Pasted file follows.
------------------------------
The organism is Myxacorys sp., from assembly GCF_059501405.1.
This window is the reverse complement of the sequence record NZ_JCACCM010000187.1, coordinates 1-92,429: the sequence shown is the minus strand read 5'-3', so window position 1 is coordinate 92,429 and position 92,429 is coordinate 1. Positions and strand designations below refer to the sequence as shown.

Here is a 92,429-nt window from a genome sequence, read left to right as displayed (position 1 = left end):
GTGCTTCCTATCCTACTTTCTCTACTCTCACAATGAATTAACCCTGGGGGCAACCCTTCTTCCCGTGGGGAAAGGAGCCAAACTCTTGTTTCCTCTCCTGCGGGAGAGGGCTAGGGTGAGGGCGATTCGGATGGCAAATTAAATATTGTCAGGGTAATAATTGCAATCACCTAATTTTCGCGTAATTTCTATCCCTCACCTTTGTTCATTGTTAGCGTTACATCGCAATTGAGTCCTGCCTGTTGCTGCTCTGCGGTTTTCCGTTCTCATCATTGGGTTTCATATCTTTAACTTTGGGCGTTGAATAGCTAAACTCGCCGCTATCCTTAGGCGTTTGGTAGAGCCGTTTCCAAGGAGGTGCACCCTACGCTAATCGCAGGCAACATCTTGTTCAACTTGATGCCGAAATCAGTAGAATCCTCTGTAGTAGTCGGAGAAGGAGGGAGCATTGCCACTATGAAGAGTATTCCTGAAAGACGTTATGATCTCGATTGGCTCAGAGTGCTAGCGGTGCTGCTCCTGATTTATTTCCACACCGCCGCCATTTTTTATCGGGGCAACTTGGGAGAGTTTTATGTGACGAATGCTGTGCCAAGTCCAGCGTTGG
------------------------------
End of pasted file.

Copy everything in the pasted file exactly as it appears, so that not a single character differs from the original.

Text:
The organism is Myxacorys sp., from assembly GCF_059501405.1.
This window is the reverse complement of the sequence record NZ_JCACCM010000187.1, coordinates 1-92,429: the sequence shown is the minus strand read 5'-3', so window position 1 is coordinate 92,429 and position 92,429 is coordinate 1. Positions and strand designations below refer to the sequence as shown.

Here is a 92,429-nt window from a genome sequence, read left to right as displayed (position 1 = left end):
GTGCTTCCTATCCTACTTTCTCTACTCTCACAATGAATTAACCCTGGGGGCAACCCTTCTTCCCGTGGGGAAAGGAGCCAAACTCTTGTTTCCTCTCCTGCGGGAGAGGGCTAGGGTGAGGGCGATTCGGATGGCAAATTAAATATTGTCAGGGTAATAATTGCAATCACCTAATTTTCGCGTAATTTCTATCCCTCACCTTTGTTCATTGTTAGCGTTACATCGCAATTGAGTCCTGCCTGTTGCTGCTCTGCGGTTTTCCGTTCTCATCATTGGGTTTCATATCTTTAACTTTGGGCGTTGAATAGCTAAACTCGCCGCTATCCTTAGGCGTTTGGTAGAGCCGTTTCCAAGGAGGTGCACCCTACGCTAATCGCAGGCAACATCTTGTTCAACTTGATGCCGAAATCAGTAGAATCCTCTGTAGTAGTCGGAGAAGGAGGGAGCATTGCCACTATGAAGAGTATTCCTGAAAGACGTTATGATCTCGATTGGCTCAGAGTGCTAGCGGTGCTGCTCCTGATTTATTTCCACACCGCCGCCATTTTTTATCGGGGCAACTTGGGAGAGTTTTATGTGACGAATGCTGTGCCAAGTCCAGCGTTGG